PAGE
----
Study warns of faster sea-level rise over coming decades


A study published in Nature Climate Change has shown that sea levels have been rising in the two decades to 2014 faster than in previous decades, and the rate of sea level rise can be expected to accelerate over the next century.

The study, led by Xianyao Chen of the University of China and Qingdao National Laboratory of Marine Science and Technology, found that, based on all sources of information, the 2.2 mm sea level rise per year in 1993 increased to 3.3mm in 2014.

The most significant contribution to the increase was the melting of the Greenland ice sheet, which rose from 5% of all sea level rise in 1993 to 25% in 2014. Melting of ice in Antarctica and other glaciers, as well as contributions from terrestrial water storage and natural climate variability, also contributed to the overall rise. The annual contribution of the Antarctic has been nearly constant, while glacier contribution has been slowly increasing.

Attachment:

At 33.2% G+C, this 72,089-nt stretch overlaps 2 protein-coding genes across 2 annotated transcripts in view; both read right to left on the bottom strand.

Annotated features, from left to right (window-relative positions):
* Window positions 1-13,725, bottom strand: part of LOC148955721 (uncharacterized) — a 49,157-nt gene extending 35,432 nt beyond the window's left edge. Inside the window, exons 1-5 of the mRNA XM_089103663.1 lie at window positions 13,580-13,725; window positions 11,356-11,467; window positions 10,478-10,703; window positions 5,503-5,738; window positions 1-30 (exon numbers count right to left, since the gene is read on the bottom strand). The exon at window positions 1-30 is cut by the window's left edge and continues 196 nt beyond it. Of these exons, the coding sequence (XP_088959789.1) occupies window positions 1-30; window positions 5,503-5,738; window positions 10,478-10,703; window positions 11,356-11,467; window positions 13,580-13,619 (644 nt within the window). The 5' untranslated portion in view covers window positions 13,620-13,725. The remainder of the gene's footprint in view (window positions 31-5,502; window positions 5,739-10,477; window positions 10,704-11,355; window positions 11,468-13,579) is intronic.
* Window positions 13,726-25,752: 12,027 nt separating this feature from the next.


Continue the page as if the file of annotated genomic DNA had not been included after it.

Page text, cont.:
The research paper noted that the gradual thermal recovery from the cooling effect of the 1991 Mount Pinatabu volcanic eruption has probably resulted in a thermal expansion rate of about 0.5mm per year higher than would be expected from greenhouse forcing alone.

“Thus, the underlying acceleration of thermal expansion in response to the anthropogenic forcing may emerge over the next decade or so, resulting in a further acceleration in the rate from that reported here and recent estimates.”

“The suggested acceleration and improved closure of the sea-level budget highlights the importance and urgency of mitigating climate change and formulating coastal adaption plans to mitigate the impacts of ongoing sea-level rise,” the study concluded.

The paper “The increasing rate of global mean sea-level rise during 1993–2014” is available here.

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